Full Review! Styx: Master of Shadows!

Greetings nation! Today we’re going to discuss the stealth game Styx: Master of Shadows and the overall feel of the game. From what I could tell Styx went for an Assassin’s Creed feel and hit it pretty squarely on the head. The game has great medieval landscapes, though graphically it isn’t anything to write home about. Textures sometimes seemed out of place in the game in different areas.


Set in a crazy fantasy medieval wonderland, the world of Styx is expansive, yet dark. Primarily the player will control the crafty goblin Styx who is in search of the heart of a World-Tree inside the Tower of Akenash. Styx is the first of his kind, a master in stealth, thievery, and murder. Ironically enough the World Tree essentially belongs to the elves, but Styx seeks the heart of the tree for his own financial gain and to try to figure out where he came from.


Thematically Styx is a very fitting game for a stealth based game. The dark, dank bellows of the tower really give the player a sense of scale as Styx sneaks about. Lighting has a major hand in gameplay but also adds an element of danger, offering a distinct contrast from most other games where light usually represents a safe-zone or sanctuary from impending threats. Instead in Styx, darkness is your ally. You were born in the darkness, molded by it… you didn’t see the light of day until you were a goblin and by that time it was BLINDING…



Fans of the Assassin’s creed franchise will most likely find a home in Styx. Controls are based around sneaking and solving puzzles to progress all the while taking out various enemy types as stealthily as possible. The assassination mechanics are relatively straightforward: sneak up behind a character, hold down the attack button for a muffled kill, or consequentially go for an aerial assault and take out a target from above. An interesting mechanic that I did not expect to see was the ability of guards and patrolmen to detect dead bodies. Upon seeing said bodies, the guards will go into a heightened state and pick up on subtle movements and noises.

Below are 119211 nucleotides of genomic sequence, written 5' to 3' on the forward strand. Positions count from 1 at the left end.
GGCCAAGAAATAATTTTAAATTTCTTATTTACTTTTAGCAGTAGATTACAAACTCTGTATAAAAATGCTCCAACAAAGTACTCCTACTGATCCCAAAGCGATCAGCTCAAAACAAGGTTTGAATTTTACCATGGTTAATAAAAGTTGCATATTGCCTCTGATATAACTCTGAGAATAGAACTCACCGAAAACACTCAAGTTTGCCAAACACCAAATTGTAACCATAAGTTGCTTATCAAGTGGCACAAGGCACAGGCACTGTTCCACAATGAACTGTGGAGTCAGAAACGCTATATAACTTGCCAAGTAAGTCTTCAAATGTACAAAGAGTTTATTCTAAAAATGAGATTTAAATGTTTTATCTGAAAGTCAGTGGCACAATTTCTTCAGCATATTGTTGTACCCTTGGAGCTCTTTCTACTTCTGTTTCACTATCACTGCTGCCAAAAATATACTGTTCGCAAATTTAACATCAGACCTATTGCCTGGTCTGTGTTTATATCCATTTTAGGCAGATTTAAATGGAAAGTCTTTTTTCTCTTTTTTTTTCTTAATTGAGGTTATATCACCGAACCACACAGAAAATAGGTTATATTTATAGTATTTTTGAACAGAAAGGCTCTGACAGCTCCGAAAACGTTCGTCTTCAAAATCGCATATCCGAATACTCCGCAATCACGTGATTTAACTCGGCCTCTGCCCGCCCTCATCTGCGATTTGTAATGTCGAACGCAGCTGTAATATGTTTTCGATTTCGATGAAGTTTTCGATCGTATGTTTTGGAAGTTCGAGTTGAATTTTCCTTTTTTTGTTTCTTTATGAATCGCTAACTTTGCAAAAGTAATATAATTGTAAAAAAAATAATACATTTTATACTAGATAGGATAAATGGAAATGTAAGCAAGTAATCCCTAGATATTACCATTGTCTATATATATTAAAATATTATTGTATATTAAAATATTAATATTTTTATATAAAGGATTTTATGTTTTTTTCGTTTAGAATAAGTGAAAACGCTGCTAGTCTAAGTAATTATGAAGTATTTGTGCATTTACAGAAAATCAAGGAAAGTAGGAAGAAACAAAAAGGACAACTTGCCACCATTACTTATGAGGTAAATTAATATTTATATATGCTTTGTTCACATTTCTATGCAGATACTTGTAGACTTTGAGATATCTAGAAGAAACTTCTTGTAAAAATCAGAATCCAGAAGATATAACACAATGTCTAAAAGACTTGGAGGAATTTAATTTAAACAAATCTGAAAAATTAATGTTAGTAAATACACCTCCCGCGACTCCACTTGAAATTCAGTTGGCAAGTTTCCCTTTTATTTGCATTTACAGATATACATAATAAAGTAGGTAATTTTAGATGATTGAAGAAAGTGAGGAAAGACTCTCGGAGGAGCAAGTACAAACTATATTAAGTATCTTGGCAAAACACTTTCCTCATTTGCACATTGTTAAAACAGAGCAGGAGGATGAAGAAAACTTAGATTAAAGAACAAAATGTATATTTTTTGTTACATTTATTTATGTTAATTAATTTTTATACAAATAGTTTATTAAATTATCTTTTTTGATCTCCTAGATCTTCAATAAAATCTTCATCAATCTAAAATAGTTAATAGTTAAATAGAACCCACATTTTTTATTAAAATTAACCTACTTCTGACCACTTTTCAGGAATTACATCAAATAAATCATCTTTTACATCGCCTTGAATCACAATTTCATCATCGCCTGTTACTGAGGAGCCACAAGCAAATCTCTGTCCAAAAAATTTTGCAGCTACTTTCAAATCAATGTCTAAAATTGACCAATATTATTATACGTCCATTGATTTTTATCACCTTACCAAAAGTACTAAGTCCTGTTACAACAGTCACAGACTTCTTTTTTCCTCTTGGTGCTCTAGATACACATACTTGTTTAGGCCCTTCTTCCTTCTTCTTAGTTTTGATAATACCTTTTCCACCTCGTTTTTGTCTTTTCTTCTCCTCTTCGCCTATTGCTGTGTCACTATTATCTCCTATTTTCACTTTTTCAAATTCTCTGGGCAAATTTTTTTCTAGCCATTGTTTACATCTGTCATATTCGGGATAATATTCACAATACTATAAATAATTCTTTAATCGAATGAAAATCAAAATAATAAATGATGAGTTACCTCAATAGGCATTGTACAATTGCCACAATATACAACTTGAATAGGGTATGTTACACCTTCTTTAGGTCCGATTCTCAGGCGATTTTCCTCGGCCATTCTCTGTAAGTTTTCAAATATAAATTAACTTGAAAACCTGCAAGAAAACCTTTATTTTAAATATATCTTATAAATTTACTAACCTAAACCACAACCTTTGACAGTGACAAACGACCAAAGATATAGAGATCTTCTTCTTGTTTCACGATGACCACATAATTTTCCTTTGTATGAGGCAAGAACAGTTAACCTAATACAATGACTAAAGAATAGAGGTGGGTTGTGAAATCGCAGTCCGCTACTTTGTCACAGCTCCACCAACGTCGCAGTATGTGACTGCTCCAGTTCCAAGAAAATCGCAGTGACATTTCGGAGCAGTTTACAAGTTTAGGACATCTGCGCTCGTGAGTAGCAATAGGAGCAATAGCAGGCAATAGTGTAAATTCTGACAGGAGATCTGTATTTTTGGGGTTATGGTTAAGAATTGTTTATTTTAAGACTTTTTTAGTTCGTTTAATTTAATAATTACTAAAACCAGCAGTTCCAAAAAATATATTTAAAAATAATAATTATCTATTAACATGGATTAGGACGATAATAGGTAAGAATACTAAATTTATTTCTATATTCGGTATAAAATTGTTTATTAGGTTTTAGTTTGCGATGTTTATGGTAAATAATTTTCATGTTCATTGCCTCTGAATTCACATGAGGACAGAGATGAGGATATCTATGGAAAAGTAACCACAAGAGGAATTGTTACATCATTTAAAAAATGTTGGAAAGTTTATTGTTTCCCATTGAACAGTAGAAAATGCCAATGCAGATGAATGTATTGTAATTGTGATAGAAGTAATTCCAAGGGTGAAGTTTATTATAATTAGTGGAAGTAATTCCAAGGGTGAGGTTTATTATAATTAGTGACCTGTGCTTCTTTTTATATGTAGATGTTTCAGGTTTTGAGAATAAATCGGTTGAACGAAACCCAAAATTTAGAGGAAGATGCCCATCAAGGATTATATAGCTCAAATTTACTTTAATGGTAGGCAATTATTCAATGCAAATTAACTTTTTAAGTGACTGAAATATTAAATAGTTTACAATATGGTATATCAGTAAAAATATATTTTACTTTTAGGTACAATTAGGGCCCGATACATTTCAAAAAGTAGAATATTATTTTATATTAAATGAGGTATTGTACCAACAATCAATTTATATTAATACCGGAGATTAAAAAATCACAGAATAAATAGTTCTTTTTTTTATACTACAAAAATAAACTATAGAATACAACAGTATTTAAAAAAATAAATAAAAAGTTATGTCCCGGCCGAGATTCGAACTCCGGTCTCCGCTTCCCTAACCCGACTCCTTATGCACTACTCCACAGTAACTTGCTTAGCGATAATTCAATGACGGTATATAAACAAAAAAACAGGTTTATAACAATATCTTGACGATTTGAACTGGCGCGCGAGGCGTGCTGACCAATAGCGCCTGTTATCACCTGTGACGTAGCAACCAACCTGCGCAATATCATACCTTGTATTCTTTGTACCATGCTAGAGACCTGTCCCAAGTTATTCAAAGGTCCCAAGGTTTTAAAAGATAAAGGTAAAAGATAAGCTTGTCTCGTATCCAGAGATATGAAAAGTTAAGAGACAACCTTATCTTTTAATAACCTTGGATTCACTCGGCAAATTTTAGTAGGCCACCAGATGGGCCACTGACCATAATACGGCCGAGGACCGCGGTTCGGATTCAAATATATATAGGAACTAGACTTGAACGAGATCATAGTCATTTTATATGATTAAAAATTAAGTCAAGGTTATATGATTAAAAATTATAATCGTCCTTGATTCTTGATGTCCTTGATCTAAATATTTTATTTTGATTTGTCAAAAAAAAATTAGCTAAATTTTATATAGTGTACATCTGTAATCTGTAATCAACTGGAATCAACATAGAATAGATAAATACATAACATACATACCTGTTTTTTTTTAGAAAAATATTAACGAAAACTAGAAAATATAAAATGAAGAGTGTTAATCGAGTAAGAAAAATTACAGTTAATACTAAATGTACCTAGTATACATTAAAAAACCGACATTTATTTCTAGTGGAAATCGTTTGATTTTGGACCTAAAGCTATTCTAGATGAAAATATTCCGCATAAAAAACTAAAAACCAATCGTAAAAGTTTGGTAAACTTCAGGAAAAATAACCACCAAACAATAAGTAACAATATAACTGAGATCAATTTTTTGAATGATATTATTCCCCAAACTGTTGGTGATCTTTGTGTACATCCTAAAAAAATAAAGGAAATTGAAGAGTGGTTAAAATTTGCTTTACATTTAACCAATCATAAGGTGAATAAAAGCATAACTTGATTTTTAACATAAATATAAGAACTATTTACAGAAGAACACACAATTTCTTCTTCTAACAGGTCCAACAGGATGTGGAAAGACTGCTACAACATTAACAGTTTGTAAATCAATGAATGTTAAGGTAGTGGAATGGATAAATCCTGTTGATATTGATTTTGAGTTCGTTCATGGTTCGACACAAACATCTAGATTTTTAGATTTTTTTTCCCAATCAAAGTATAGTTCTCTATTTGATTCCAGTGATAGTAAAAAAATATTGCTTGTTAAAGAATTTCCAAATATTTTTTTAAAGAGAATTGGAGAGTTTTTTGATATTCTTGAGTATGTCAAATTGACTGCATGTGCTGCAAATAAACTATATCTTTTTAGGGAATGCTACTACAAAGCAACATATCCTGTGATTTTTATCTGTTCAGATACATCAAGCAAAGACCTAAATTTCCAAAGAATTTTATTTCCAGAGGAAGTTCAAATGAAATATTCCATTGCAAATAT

As mentioned above light plays a big role in the game. To help sneak around areas Styx is able to cut torches and muffle light in order to keep himself concealed while sneaking around rooms and maneuvering into hideaways and different elevations. Some torches are placed out of reach and could pose a risk of walking into their light radius. Thankfully, Styx can use a combination of sand and spit (because high tech) to knock out torches from a distance. Consumables are usually in short supply so tactically using your items is a big part of the game.


Due to Styx’s size, direct combat is usually a poor option. Your opponents are mostly human and tower over you so to effectively fight back you must use correct timing in parrying attacks to tire your adversaries out, then strike. Styx has a few magical abilities such as invisibility, “Amber vision” which essentially highlights enemies and paths, and cloning which allows Styx to control another body to either solve puzzles or distract guards. The abilities are helpful and do tie in pretty well to overall gameplay to help maneuver through traps and guards.

Controls and handling for Styx are a bit mixed. From what I’ve been able to dig up about the game before a big update the ledge detection and jumping controls were a mess. Old videos show players clearly in range of grabbing a ledge or hang point, yet falling quickly to their death due to the inability of Styx to grab the very visible ledge in front of him. Post update I didn’t really notice any of those issues being prevalent. I highly recommend playing this game with a controller rather than a keyboard as the controls don’t feel very intuitive on the keys.


Styx felt like a game that had a great chance to be a fantastic stealth game but just fell short due to the issues with the initial control scheme. I think many players were turned off by issues on launch which caused the game to be back-burnered by the gaming community. Overall I felt the combat as a bit lackluster, but in a game that focuses on stealth that would be expected.

Overall I’d give Styx a C+.


About Ben Prueitt

Business Administration Major, heavy gamer, and young Entrepreneur!

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